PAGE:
I’ve been running into a lot of glasshouses in my midwinter reading. I just finished reading up about Edward VII, son of Prince Albert, who dazzled the world with the Crystal Palace in London in 1851. Albert was a better exhibition organizer than he was a father, but the book reminded me what a remarkable new technology plate glass was in the 19th century.
The famous gardens of Versailles had an orangery, described in the impishly delightful memoir of their longtime caretaker, The Gardener of Versailles. But it wasn’t really a greenhouse, in the sense that we understand the word. Even Louis XIV couldn’t afford that much glass when it had to be hand-blown in small pieces and then assembled pane by pane for a window. The stained-glass windows of medieval cathedrals were impressive not just because they were colorful but because they were glass, at a time when glass was truly rare and valuable.
But glassmaking was one of the technologies revolutionized by the Industrial Revolution. I was reminded by a 1,400 page history of New York City’s first four centuries that Teddy Roosevelt’s family got rich importing plate glass for 19th century boomtowns. Even before the steel-and-glass skyscrapers got going in the 1880s, cities like Chicago, Philadelphia, St. Louis, Cincinnati, and of course New York needed a whole lot of windows for all the buildings they were flinging up.
And one of the side inventions of the Industrial Revolution was the greenhouse. The English, with their gloomy climate, had a long tradition of tinkering to create microclimates to grow tender plants, but a glass house or even a sunny room was still an expensive luxury. In 1848, the Palm House at Kew Gardens was built with the old technology of hand-blown glass and wrought iron. But that same year a new industrial process was developed for making plate glass on an industrial scale. The Crystal Palace showed it to the world.
Soon, every new English railroad or mining millionaire—and every American millionaire who wanted to ape the English—was building an arched and peaked conservatory on his country estate. By the 1880s middle-class gardeners were building small glasshouses of their own, imitating rich gardeners under glass as they imitated them outdoors by creating small-scale parterres with hedges of coleus.
In the U.S., huge conservatories became one way booming cities showed their increasing cultural sophistication. Pittsburgh got its Phipps Conservatory in 1893, Chicago got its Garfield Park Conservatory in 1908. The rich kept on building ever larger glasshouses, such as Pierre DuPont’s conservatory at Longwood. (Oddly, Downton Abbey doesn’t seem to have a conservatory, although Highclere Castle, where the TV show is filmed, was built in 1878. Maybe the Crawleys just aren’t gardeners.)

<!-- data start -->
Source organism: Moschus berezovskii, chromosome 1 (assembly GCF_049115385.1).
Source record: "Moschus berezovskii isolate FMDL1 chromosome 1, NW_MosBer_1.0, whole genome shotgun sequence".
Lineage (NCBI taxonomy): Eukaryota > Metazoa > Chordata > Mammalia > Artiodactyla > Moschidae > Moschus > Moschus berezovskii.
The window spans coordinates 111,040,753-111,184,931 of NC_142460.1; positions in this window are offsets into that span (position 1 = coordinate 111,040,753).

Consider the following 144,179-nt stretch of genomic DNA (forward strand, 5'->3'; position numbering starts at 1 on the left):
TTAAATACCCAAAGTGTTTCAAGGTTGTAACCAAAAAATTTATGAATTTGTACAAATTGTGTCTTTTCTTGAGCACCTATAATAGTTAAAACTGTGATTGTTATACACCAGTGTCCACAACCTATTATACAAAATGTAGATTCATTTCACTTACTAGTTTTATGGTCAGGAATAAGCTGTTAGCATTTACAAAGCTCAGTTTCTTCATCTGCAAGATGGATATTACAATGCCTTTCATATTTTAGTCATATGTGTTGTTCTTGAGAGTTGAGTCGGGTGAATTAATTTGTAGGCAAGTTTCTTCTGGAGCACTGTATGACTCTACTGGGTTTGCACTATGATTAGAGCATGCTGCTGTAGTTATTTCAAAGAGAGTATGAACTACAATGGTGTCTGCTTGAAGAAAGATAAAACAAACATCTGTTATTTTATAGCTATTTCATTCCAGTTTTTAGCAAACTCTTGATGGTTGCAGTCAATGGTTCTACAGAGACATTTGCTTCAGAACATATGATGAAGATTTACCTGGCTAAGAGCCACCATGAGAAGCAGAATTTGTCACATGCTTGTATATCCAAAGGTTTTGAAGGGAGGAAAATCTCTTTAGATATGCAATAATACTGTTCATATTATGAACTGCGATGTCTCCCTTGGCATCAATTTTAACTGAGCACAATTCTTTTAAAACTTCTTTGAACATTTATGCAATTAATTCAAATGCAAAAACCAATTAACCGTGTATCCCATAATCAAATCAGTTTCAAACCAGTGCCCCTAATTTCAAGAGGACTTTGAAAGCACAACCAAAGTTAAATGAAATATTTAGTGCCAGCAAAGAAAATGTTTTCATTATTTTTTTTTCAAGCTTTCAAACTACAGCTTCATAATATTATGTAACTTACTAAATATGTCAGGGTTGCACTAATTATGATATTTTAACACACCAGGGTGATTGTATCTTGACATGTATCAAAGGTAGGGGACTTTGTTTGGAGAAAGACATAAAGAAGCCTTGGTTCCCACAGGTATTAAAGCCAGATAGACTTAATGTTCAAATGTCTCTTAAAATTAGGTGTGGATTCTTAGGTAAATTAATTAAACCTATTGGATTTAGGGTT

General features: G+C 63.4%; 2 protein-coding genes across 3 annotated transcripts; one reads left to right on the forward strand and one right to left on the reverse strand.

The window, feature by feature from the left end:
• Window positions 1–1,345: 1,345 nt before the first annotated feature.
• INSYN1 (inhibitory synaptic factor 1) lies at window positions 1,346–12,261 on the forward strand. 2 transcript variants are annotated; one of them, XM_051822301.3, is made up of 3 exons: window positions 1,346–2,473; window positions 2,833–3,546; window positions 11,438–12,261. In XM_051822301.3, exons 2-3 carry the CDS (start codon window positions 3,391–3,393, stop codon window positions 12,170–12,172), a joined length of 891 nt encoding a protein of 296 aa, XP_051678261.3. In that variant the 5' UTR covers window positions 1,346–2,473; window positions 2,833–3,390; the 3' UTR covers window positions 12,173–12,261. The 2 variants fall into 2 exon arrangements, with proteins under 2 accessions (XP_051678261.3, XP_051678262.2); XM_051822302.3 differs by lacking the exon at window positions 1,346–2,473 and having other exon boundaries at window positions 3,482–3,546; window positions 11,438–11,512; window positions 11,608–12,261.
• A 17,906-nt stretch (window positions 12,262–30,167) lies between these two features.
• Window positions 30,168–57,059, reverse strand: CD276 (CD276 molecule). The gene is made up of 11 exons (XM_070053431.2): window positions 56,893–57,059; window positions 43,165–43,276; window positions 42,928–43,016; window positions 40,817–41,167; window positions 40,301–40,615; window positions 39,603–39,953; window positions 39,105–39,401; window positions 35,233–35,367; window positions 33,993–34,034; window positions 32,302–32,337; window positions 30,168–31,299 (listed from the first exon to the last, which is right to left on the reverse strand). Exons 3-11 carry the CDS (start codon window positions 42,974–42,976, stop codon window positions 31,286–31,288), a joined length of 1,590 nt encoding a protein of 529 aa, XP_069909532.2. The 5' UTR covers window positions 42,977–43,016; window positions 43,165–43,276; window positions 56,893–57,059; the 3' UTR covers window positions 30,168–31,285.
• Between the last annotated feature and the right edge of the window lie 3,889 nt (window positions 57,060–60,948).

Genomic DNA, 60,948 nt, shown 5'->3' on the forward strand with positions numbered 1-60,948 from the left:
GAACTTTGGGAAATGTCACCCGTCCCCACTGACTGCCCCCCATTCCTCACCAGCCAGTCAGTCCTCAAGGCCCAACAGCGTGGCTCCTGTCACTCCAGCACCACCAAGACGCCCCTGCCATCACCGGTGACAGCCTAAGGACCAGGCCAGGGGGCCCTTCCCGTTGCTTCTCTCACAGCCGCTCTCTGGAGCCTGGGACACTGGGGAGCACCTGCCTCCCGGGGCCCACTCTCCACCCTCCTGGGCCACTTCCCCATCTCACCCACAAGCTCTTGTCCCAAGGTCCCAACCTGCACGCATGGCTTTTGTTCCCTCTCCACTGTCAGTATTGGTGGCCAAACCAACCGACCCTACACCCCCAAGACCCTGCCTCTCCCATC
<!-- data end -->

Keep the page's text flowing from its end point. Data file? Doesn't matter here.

Many of those great glasshouses are now open to the public one way or another and are still being expanded. In any city of any size, there is a conservatory in a public park where citizens can escape the winter in green dreams.
The rich used their glasshouses as living space—and showing-off space—so the word “conservatory” tends to imply a certain scale and elegance that the workaday “greenhouse” lacks. You can wear your muddy boots in the greenhouse, but not the conservatory.
Greenhouses transformed horticulture. Throughout the late 19th and 20th centuries, growers were learning how to extend the season, extend the palette of flowers they could offer for sale, extend their methods of propagating plants, and extend their greenhouses, until a modern grower’s spread now often includes acres of land under glass (or, more likely in a commercial greenhouse, polycarbonate).
There would be no poinsettias at Christmas if greenhouse growers in the 1920s had not figured out that in controlled conditions they grow large quantities of a colorful Mexican shrub. Most gardeners today don’t realize that almost any plant you buy, of any size, anywhere, has spent much of its life in a greenhouse.
Today, hobby greenhouses make it possible for anybody with a small plot of land to tinker with the climate and grow plants indoors that would die outside or wouldn’t sprout for months. More elaborate and elegant conservatories combine growing space and living space. We think of them as providing a taste of history and tradition, but we forget that they are, in fact, a modern industrial marvel.